They were frustrated. Really frustrated. And this was the point. The key is to get them to a place where they are challenged but not beyond their ability, wrestling but not overwhelmed. Outdoor Education programs have started up once again. Classes are in full swing in the middle of what remains of the snow here at camp. Low Ropes and Team Quest are my favorite to facilitate. I love helping the fifth graders work through that eleven-year old angst that enviably arises when they try to solve a problem as a team. “They’re doing it the wrong way!” Hunter shouts as he passes unsuccessfully through the Swinging Vine of Doom. (To the untrained eye, this merely appears as a blue jump rope). The team must figure out the pattern that will allow them to pass through unharmed. When I set-up the challenge, I always question if I should give them an example of a possible pattern. If I do, almost without default, they fixate on that possibility. “A pattern could be something like ‘boy, girl, boy, girl’ but the true pattern has nothing to do with gender,” I pronounce emphatically. And soon they begin sending each other through the vine.
The rope becomes increasingly agitated with each failed attempt. “Enh!” it yells. (To the untrained ear, an annoying “you got it wrong” sound pronounced from the side of my mouth.) “Oh I know! I know!” one girl jumps up and down. “It is ‘girl, girl, boy, boy’! Try that! Try that!” How quickly they forget, making it more complicated than it needs to be. And this is where the life lessons arise. I begin to guide Hunter, the boy with the black framed glasses and sandy-blond hair -or is it more brown? This is imperative to my pattern- “If there is a problem, Hunter, who’s responsibility is it to fix it?” He smiles at me and confidently pronounces, “God. God can fix it.” I cannot help but to smile back, “And who does God use, Hunter?” Again, with just as much confidence, “Missionaries!” “Missionaries are who, Hunter?” “People.” “Hmmm,” I say, “Are you a person, Hunter?” “YES!” “Who can help fix the problem then?” “ME!” He laughs a cute, sly “ah-shucks” kind of laugh and runs to the end of the line to help his classmates figure out how to beat the swinging vine.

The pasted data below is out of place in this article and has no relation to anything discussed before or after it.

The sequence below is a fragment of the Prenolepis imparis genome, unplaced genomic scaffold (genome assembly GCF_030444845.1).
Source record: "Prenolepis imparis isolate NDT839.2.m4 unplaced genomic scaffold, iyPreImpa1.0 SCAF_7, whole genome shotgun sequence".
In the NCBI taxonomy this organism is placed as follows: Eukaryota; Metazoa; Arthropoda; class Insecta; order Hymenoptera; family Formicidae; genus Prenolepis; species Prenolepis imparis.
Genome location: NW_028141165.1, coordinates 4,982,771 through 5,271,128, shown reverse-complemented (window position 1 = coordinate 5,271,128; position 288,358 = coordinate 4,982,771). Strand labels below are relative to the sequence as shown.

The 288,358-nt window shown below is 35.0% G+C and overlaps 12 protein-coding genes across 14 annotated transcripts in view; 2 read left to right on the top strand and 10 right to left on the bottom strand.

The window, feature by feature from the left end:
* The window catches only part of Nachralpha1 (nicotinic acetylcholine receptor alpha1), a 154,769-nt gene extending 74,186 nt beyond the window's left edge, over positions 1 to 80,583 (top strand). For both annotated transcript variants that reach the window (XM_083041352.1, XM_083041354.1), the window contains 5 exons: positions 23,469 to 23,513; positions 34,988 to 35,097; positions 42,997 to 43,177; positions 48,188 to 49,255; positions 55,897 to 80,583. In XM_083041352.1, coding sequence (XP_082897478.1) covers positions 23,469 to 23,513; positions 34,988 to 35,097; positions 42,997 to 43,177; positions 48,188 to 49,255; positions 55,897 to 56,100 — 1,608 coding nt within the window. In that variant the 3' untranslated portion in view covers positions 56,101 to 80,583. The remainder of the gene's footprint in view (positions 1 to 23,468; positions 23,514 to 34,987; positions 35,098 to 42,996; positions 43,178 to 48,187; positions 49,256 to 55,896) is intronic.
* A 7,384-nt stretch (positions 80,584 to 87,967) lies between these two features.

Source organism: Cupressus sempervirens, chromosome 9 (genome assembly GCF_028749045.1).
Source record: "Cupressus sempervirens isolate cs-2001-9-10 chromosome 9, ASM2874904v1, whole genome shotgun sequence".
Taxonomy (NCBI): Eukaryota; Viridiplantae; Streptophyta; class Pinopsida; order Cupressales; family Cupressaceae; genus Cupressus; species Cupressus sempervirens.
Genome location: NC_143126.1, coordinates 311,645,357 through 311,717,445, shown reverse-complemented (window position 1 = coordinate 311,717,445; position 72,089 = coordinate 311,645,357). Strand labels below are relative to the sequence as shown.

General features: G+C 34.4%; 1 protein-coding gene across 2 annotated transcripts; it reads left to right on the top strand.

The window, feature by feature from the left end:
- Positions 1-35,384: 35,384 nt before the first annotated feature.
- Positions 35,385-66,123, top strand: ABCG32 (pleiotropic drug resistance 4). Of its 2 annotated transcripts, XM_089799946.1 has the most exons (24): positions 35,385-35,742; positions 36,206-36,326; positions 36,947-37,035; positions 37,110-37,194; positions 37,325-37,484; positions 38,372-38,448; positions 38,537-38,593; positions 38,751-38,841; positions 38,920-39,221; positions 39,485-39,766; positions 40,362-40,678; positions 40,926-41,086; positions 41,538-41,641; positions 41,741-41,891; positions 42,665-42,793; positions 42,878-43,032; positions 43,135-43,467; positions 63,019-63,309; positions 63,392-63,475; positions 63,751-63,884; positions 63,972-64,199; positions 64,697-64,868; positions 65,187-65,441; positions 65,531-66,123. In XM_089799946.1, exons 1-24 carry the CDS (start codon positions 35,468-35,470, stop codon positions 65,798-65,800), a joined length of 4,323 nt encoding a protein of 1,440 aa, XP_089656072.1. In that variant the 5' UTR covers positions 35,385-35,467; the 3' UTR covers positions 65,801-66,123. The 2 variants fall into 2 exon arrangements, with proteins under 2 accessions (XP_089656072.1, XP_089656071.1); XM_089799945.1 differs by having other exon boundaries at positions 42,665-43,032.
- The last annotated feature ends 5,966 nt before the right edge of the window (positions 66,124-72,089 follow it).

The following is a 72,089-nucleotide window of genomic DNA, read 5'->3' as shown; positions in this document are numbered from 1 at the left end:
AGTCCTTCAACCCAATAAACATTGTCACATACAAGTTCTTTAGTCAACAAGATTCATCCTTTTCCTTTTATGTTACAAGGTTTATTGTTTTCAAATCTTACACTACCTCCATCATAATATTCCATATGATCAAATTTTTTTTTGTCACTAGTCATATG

When I gather the students in a circle to debrief at the end of the challenge, they compare the vine to temptation that you must get through. You can learn from the people who have gone before you who have failed and when you figure out a way, the Way, you can make it through. A little frustration is a good thing whether we are in fifth grade or fifty. It gives us a chance to gain a new perspective and helps us face the next challenge life throws at us, whether that’s keeping your cool because someone cut you off in traffic or persevering when the Vine of Doom is keeping you from your journey through the jungle.